In a year in which state finance experts are predicting another surplus in revenue, a Newark state rep is back with a bill that would raise income taxes for those who make more than $125,000.
A proposed bill that Rep. John Kowalko, D-Newark, and other Democrats are floating for more sponsors would add three more tiers to Delaware’s graduated income tax.
It now has six levels, starting at 2.2% of taxable income for anyone making more than $2,000 but less than $5,000, and ends with a 6.6% rate for anyone with taxable income of more than $60,000.
Kowalko’s bill would add a rate of 7.1% for those who earn more than $125,000; 7.85% rate for those who earn more than $250,000; and an 8.6% rate for those who earn more than $500,000.
The bill can only be intended to raise tax revenue, said Rick Geisenberger, Delaware’s secretary of finance. He had not seen this version of the bill, but said it was similar to one that Kowalko introduced last year that had only two new tiers.
Geisenberger said he could not estimate how much more revenue the bill would raise.
State Rep. Mike Ramone, R-Pike Creek, said he is opposed to raising income tax, especially simply for the sake or raising taxes.
It could have unintended consequences, he said, driving away people who chose to live in Delaware because of its attractive taxation and property values, he said. That includes retirees as well as people who work virtually and could choose Delaware because it sits in the middle of the Washington, D.C. to New York City corridor.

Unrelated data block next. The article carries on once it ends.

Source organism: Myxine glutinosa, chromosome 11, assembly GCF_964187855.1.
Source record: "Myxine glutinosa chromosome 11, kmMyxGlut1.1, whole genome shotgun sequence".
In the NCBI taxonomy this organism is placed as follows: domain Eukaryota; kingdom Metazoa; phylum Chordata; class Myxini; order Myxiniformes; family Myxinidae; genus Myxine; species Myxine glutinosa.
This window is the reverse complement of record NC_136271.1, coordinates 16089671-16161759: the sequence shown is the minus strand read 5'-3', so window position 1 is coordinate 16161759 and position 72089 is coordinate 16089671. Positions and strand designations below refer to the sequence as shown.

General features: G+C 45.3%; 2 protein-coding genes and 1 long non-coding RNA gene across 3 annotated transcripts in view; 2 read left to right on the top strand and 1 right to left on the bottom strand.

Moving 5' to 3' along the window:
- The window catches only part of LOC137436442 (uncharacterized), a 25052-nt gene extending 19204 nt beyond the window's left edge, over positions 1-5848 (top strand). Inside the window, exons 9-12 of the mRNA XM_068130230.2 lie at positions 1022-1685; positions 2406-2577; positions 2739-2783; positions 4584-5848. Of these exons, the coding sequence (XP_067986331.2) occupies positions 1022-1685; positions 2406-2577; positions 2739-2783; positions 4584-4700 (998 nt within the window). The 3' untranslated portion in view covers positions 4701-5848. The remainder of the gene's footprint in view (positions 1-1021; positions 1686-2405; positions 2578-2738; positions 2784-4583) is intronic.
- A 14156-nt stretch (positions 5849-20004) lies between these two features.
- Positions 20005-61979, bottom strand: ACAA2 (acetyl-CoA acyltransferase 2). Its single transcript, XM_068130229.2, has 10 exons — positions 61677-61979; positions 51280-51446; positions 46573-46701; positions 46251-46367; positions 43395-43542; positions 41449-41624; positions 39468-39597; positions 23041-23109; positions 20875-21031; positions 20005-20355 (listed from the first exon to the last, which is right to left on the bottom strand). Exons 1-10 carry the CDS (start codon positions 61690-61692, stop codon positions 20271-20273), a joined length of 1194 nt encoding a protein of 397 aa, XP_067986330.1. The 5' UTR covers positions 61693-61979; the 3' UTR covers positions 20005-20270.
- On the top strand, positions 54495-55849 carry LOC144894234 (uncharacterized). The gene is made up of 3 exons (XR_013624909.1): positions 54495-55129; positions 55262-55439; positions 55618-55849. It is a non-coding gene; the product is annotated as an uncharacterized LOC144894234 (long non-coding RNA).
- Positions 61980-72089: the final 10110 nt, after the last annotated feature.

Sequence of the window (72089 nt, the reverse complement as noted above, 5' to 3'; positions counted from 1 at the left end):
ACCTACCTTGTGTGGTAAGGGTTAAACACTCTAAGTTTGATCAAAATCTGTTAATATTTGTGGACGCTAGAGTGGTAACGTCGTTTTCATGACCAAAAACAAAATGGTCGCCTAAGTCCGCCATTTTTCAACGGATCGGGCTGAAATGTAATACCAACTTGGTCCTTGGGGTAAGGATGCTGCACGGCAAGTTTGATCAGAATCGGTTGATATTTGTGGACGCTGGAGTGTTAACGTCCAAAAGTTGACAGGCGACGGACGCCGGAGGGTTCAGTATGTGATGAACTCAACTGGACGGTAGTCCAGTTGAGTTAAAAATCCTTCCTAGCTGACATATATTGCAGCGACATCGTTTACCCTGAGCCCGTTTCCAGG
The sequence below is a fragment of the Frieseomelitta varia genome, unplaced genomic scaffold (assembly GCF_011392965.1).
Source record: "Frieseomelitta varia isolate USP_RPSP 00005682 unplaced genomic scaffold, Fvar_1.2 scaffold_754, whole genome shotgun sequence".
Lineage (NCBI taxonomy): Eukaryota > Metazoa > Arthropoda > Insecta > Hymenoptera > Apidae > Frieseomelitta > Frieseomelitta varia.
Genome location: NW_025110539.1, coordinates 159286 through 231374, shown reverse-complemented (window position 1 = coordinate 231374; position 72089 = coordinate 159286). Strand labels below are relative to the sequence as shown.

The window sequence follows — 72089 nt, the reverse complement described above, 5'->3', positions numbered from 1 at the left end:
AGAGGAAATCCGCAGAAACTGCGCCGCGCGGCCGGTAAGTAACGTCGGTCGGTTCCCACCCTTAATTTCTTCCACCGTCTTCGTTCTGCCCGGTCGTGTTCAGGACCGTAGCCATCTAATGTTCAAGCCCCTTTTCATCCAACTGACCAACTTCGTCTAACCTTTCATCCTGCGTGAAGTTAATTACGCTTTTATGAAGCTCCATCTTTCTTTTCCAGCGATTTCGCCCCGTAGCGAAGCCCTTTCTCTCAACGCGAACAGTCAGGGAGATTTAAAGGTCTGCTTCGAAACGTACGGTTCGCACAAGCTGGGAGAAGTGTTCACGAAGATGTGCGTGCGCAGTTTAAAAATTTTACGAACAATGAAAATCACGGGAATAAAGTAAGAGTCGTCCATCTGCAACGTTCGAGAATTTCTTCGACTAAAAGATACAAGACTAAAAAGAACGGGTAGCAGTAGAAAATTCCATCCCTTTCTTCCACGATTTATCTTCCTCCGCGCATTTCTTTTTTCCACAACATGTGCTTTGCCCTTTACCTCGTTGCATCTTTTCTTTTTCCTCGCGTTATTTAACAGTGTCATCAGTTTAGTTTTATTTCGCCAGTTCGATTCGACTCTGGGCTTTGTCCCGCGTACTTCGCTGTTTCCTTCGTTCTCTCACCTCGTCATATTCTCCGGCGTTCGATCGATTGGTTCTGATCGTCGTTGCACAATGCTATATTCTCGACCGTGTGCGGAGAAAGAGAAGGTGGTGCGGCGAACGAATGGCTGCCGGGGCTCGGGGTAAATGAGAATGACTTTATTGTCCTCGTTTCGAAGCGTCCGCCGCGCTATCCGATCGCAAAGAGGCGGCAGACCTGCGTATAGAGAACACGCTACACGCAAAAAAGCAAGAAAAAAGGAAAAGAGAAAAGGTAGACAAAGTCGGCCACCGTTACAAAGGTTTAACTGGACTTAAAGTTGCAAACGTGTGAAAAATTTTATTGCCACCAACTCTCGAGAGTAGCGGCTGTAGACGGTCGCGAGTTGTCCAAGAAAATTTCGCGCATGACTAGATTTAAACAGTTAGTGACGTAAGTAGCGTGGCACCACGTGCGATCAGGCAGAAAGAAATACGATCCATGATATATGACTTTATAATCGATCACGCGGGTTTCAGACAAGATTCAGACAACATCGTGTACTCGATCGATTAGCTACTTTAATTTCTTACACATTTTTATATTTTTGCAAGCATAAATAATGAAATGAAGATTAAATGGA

“We should be creating an incentive to entice people to do that and not creating a tax system that deters that behavior,” Ramone said. “Why would we deter people by taxing them more and more and making it less attractive? We don’t need it, but we continue to create more and more taxes.”
Kowalko has been trying to raise income tax rates for a decade and failed, even when he had the support of Gov. John Carney in a year when a budget shortfall was expected.
After President Trump’s 2017 tax bill gave higher-income brackets and corporations a tax break, many Democrats also began saying it was time to raise taxes for those who make more money, and the topic was a prominent one in many 2020 races.